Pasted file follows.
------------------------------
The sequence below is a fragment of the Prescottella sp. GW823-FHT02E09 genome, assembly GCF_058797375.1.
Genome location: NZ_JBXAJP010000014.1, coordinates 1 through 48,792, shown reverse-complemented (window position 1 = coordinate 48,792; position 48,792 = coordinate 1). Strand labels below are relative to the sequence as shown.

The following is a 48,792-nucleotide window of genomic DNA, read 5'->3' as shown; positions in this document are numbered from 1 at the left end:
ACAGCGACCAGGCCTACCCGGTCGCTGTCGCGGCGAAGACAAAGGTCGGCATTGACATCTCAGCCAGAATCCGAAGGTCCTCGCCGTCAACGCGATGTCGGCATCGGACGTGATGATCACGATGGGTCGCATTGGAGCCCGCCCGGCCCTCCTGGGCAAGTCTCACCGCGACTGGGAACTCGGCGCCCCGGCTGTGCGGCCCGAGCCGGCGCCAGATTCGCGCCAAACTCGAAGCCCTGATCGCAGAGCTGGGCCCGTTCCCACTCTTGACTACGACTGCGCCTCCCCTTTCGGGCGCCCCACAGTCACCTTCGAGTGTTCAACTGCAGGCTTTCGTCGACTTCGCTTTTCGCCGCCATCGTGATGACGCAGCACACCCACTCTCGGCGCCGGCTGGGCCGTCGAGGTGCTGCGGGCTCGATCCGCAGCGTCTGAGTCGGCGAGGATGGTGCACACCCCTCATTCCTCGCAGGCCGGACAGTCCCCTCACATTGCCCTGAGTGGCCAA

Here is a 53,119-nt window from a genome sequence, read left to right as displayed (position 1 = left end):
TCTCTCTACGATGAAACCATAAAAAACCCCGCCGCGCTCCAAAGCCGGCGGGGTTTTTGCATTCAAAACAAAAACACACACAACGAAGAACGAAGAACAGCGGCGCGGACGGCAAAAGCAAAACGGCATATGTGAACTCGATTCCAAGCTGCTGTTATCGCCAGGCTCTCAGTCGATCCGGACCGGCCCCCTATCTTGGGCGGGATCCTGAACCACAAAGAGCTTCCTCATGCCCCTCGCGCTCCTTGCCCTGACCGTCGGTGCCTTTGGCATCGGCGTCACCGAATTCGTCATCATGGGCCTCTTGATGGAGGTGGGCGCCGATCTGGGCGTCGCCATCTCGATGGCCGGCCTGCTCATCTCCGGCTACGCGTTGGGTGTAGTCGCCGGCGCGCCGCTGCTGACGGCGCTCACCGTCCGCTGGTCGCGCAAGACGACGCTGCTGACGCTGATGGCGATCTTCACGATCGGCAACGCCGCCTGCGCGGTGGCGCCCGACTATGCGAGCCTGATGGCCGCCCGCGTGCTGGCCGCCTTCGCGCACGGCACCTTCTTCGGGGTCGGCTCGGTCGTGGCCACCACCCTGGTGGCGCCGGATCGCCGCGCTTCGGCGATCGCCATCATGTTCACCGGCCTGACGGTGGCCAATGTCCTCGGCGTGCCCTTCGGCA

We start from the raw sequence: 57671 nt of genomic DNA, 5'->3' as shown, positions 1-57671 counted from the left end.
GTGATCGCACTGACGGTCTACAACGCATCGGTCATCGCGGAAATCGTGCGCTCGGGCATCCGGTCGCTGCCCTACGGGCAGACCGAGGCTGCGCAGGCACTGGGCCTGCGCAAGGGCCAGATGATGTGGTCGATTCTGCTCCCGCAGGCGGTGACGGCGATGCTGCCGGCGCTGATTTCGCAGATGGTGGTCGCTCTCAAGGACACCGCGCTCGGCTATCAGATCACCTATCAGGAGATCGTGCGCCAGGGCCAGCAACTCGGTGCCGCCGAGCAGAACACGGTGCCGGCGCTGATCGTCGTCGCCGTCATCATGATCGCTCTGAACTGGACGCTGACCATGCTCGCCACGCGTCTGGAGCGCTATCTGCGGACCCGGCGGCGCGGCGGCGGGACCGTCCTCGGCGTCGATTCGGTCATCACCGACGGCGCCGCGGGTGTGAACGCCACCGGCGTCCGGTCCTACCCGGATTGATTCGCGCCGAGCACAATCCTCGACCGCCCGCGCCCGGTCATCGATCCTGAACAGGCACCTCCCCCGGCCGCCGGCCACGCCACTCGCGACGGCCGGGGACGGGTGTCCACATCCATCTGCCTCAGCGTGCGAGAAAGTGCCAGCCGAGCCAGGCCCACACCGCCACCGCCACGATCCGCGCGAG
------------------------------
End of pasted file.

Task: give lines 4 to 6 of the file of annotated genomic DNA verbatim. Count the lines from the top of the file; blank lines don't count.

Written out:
ACAGCGACCAGGCCTACCCGGTCGCTGTCGCGGCGAAGACAAAGGTCGGCATTGACATCTCAGCCAGAATCCGAAGGTCCTCGCCGTCAACGCGATGTCGGCATCGGACGTGATGATCACGATGGGTCGCATTGGAGCCCGCCCGGCCCTCCTGGGCAAGTCTCACCGCGACTGGGAACTCGGCGCCCCGGCTGTGCGGCCCGAGCCGGCGCCAGATTCGCGCCAAACTCGAAGCCCTGATCGCAGAGCTGGGCCCGTTCCCACTCTTGACTACGACTGCGCCTCCCCTTTCGGGCGCCCCACAGTCACCTTCGAGTGTTCAACTGCAGGCTTTCGTCGACTTCGCTTTTCGCCGCCATCGTGATGACGCAGCACACCCACTCTCGGCGCCGGCTGGGCCGTCGAGGTGCTGCGGGCTCGATCCGCAGCGTCTGAGTCGGCGAGGATGGTGCACACCCCTCATTCCTCGCAGGCCGGACAGTCCCCTCACATTGCCCTGAGTGGCCAA

Here is a 53,119-nt window from a genome sequence, read left to right as displayed (position 1 = left end):
TCTCTCTACGATGAAACCATAAAAAACCCCGCCGCGCTCCAAAGCCGGCGGGGTTTTTGCATTCAAAACAAAAACACACACAACGAAGAACGAAGAACAGCGGCGCGGACGGCAAAAGCAAAACGGCATATGTGAACTCGATTCCAAGCTGCTGTTATCGCCAGGCTCTCAGTCGATCCGGACCGGCCCCCTATCTTGGGCGGGATCCTGAACCACAAAGAGCTTCCTCATGCCCCTCGCGCTCCTTGCCCTGACCGTCGGTGCCTTTGGCATCGGCGTCACCGAATTCGTCATCATGGGCCTCTTGATGGAGGTGGGCGCCGATCTGGGCGTCGCCATCTCGATGGCCGGCCTGCTCATCTCCGGCTACGCGTTGGGTGTAGTCGCCGGCGCGCCGCTGCTGACGGCGCTCACCGTCCGCTGGTCGCGCAAGACGACGCTGCTGACGCTGATGGCGATCTTCACGATCGGCAACGCCGCCTGCGCGGTGGCGCCCGACTATGCGAGCCTGATGGCCGCCCGCGTGCTGGCCGCCTTCGCGCACGGCACCTTCTTCGGGGTCGGCTCGGTCGTGGCCACCACCCTGGTGGCGCCGGATCGCCGCGCTTCGGCGATCGCCATCATGTTCACCGGCCTGACGGTGGCCAATGTCCTCGGCGTGCCCTTCGGCA